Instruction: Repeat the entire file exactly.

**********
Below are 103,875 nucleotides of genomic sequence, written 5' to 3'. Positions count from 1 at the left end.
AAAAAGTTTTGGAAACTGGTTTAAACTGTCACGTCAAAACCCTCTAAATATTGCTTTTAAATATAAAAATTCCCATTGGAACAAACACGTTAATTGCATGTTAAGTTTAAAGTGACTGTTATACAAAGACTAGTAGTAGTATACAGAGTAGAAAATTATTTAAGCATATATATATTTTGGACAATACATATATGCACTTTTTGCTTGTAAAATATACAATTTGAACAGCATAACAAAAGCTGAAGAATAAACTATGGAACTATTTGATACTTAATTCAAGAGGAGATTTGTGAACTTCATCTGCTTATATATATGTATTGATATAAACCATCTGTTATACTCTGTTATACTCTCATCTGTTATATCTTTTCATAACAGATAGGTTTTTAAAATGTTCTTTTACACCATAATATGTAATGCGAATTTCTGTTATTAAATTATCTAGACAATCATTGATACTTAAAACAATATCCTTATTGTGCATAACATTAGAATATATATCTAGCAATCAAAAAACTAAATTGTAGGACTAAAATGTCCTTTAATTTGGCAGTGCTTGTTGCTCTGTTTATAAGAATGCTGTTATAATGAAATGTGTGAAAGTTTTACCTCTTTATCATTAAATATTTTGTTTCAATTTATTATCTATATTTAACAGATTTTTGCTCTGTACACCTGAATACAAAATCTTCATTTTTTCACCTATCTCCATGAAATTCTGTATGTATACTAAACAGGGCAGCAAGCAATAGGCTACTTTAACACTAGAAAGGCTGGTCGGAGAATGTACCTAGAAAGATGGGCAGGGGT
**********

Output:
Below are 103,875 nucleotides of genomic sequence, written 5' to 3'. Positions count from 1 at the left end.
AAAAAGTTTTGGAAACTGGTTTAAACTGTCACGTCAAAACCCTCTAAATATTGCTTTTAAATATAAAAATTCCCATTGGAACAAACACGTTAATTGCATGTTAAGTTTAAAGTGACTGTTATACAAAGACTAGTAGTAGTATACAGAGTAGAAAATTATTTAAGCATATATATATTTTGGACAATACATATATGCACTTTTTGCTTGTAAAATATACAATTTGAACAGCATAACAAAAGCTGAAGAATAAACTATGGAACTATTTGATACTTAATTCAAGAGGAGATTTGTGAACTTCATCTGCTTATATATATGTATTGATATAAACCATCTGTTATACTCTGTTATACTCTCATCTGTTATATCTTTTCATAACAGATAGGTTTTTAAAATGTTCTTTTACACCATAATATGTAATGCGAATTTCTGTTATTAAATTATCTAGACAATCATTGATACTTAAAACAATATCCTTATTGTGCATAACATTAGAATATATATCTAGCAATCAAAAAACTAAATTGTAGGACTAAAATGTCCTTTAATTTGGCAGTGCTTGTTGCTCTGTTTATAAGAATGCTGTTATAATGAAATGTGTGAAAGTTTTACCTCTTTATCATTAAATATTTTGTTTCAATTTATTATCTATATTTAACAGATTTTTGCTCTGTACACCTGAATACAAAATCTTCATTTTTTCACCTATCTCCATGAAATTCTGTATGTATACTAAACAGGGCAGCAAGCAATAGGCTACTTTAACACTAGAAAGGCTGGTCGGAGAATGTACCTAGAAAGATGGGCAGGGGT